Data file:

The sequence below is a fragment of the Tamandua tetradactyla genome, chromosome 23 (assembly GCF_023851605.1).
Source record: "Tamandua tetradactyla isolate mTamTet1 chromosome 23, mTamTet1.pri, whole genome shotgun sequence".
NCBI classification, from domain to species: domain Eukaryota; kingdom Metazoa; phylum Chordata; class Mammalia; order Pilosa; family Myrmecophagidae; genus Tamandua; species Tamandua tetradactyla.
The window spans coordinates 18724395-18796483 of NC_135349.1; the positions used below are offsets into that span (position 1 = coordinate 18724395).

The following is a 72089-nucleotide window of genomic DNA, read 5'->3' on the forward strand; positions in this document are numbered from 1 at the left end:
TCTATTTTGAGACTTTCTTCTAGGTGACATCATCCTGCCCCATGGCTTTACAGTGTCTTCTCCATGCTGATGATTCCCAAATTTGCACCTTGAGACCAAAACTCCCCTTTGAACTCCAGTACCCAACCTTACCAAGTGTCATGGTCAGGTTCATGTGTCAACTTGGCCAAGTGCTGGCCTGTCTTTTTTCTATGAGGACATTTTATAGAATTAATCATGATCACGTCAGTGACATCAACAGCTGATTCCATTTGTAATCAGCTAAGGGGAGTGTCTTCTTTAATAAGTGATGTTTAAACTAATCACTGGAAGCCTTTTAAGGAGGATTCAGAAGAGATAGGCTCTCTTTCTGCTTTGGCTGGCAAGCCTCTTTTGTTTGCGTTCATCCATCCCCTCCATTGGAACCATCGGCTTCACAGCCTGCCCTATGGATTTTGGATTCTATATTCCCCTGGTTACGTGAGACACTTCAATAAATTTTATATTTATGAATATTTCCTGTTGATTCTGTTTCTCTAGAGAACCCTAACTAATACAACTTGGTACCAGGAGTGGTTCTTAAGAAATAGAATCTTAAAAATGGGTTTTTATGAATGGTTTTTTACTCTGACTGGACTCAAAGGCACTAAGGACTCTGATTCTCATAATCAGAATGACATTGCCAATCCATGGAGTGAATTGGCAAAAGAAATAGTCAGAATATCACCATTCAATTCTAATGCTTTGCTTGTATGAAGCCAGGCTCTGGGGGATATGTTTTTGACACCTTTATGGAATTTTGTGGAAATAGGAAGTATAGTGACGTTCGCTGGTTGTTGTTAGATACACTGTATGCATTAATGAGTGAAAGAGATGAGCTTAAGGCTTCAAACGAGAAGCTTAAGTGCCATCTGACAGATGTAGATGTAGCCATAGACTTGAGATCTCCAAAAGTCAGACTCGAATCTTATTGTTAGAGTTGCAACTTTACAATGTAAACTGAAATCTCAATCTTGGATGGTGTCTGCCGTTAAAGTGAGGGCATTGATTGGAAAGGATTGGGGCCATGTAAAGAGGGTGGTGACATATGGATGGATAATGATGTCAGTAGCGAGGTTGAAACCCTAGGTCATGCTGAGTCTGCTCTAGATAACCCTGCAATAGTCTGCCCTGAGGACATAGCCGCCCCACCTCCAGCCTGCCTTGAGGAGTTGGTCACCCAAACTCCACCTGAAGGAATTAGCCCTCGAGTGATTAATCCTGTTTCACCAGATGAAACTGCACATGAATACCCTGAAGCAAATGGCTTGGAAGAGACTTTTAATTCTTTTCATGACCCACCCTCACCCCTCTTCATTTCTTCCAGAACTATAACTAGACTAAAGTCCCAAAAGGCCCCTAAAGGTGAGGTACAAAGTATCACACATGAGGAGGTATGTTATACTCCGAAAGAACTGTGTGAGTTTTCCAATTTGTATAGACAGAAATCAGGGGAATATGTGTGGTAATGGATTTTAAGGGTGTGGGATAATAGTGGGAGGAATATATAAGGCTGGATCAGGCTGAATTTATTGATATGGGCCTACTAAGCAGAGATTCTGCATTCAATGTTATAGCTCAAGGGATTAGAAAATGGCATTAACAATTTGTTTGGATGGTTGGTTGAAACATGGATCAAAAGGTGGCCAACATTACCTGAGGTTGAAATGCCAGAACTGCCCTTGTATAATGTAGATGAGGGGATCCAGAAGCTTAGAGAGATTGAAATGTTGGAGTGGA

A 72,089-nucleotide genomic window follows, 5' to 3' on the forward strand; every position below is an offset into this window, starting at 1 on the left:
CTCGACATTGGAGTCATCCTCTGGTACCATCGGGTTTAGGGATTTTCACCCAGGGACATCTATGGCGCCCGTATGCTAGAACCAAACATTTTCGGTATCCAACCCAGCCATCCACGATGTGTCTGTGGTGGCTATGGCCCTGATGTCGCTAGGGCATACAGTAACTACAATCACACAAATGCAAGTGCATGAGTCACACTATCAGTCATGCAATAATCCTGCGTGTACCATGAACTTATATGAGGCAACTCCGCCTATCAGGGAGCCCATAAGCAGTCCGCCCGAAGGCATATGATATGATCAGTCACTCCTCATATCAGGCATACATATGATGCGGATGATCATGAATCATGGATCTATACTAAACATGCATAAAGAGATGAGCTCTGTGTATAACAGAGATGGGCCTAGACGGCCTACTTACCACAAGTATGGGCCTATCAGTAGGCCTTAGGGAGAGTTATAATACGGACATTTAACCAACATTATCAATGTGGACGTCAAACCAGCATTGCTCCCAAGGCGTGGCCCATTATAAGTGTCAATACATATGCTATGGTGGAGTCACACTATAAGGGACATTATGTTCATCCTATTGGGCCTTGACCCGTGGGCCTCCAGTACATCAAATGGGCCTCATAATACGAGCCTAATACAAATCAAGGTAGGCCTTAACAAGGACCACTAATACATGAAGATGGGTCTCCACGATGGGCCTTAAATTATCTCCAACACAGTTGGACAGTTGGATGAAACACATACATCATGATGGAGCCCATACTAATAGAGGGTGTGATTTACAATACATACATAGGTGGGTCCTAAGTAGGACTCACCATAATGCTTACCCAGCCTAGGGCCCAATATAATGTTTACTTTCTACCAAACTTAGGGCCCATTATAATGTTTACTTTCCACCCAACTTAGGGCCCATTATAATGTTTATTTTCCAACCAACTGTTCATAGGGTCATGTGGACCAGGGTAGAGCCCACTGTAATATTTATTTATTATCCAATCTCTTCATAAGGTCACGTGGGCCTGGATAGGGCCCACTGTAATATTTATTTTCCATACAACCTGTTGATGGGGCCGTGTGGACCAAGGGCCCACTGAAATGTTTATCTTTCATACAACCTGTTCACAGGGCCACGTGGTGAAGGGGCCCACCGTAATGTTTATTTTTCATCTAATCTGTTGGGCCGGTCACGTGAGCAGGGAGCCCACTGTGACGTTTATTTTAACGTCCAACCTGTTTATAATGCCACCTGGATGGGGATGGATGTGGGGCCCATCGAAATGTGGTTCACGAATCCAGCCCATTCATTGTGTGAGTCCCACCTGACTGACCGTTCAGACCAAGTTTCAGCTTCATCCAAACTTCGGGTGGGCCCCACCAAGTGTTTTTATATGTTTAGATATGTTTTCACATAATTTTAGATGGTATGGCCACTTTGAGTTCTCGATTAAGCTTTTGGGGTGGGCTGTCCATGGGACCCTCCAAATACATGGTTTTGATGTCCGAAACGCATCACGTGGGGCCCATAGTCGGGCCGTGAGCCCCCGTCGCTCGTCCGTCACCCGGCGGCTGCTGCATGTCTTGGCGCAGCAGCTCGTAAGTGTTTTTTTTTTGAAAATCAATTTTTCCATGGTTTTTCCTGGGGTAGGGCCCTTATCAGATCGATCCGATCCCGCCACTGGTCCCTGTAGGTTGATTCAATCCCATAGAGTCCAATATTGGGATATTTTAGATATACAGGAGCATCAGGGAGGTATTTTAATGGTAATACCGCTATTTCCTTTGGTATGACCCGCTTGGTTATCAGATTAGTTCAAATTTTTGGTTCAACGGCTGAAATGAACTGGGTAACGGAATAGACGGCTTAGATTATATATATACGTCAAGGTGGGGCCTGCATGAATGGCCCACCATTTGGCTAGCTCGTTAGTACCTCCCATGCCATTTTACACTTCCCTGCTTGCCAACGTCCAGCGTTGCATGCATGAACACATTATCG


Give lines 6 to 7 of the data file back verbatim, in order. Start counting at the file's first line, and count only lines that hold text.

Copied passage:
TCTATTTTGAGACTTTCTTCTAGGTGACATCATCCTGCCCCATGGCTTTACAGTGTCTTCTCCATGCTGATGATTCCCAAATTTGCACCTTGAGACCAAAACTCCCCTTTGAACTCCAGTACCCAACCTTACCAAGTGTCATGGTCAGGTTCATGTGTCAACTTGGCCAAGTGCTGGCCTGTCTTTTTTCTATGAGGACATTTTATAGAATTAATCATGATCACGTCAGTGACATCAACAGCTGATTCCATTTGTAATCAGCTAAGGGGAGTGTCTTCTTTAATAAGTGATGTTTAAACTAATCACTGGAAGCCTTTTAAGGAGGATTCAGAAGAGATAGGCTCTCTTTCTGCTTTGGCTGGCAAGCCTCTTTTGTTTGCGTTCATCCATCCCCTCCATTGGAACCATCGGCTTCACAGCCTGCCCTATGGATTTTGGATTCTATATTCCCCTGGTTACGTGAGACACTTCAATAAATTTTATATTTATGAATATTTCCTGTTGATTCTGTTTCTCTAGAGAACCCTAACTAATACAACTTGGTACCAGGAGTGGTTCTTAAGAAATAGAATCTTAAAAATGGGTTTTTATGAATGGTTTTTTACTCTGACTGGACTCAAAGGCACTAAGGACTCTGATTCTCATAATCAGAATGACATTGCCAATCCATGGAGTGAATTGGCAAAAGAAATAGTCAGAATATCACCATTCAATTCTAATGCTTTGCTTGTATGAAGCCAGGCTCTGGGGGATATGTTTTTGACACCTTTATGGAATTTTGTGGAAATAGGAAGTATAGTGACGTTCGCTGGTTGTTGTTAGATACACTGTATGCATTAATGAGTGAAAGAGATGAGCTTAAGGCTTCAAACGAGAAGCTTAAGTGCCATCTGACAGATGTAGATGTAGCCATAGACTTGAGATCTCCAAAAGTCAGACTCGAATCTTATTGTTAGAGTTGCAACTTTACAATGTAAACTGAAATCTCAATCTTGGATGGTGTCTGCCGTTAAAGTGAGGGCATTGATTGGAAAGGATTGGGGCCATGTAAAGAGGGTGGTGACATATGGATGGATAATGATGTCAGTAGCGAGGTTGAAACCCTAGGTCATGCTGAGTCTGCTCTAGATAACCCTGCAATAGTCTGCCCTGAGGACATAGCCGCCCCACCTCCAGCCTGCCTTGAGGAGTTGGTCACCCAAACTCCACCTGAAGGAATTAGCCCTCGAGTGATTAATCCTGTTTCACCAGATGAAACTGCACATGAATACCCTGAAGCAAATGGCTTGGAAGAGACTTTTAATTCTTTTCATGACCCACCCTCACCCCTCTTCATTTCTTCCAGAACTATAACTAGACTAAAGTCCCAAAAGGCCCCTAAAGGTGAGGTACAAAGTATCACACATGAGGAGGTATGTTATACTCCGAAAGAACTGTGTGAGTTTTCCAATTTGTATAGACAGAAATCAGGGGAATATGTGTGGTAATGGATTTTAAGGGTGTGGGATAATAGTGGGAGGAATATATAAGGCTGGATCAGGCTGAATTTATTGATATGGGCCTACTAAGCAGAGATTCTGCATTCAATGTTATAGCTCAAGGGATTAGAAAATGGCATTAACAATTTGTTTGGATGGTTGGTTGAAACATGGATCAAAAGGTGGCCAACATTACCTGAGGTTGAAATGCCAGAACTGCCCTTGTATAATGTAGATGAGGGGATCCAGAAGCTTAGAGAGATTGAAATGTTGGAGTGGA

A 72,089-nucleotide genomic window follows, 5' to 3' on the forward strand; every position below is an offset into this window, starting at 1 on the left: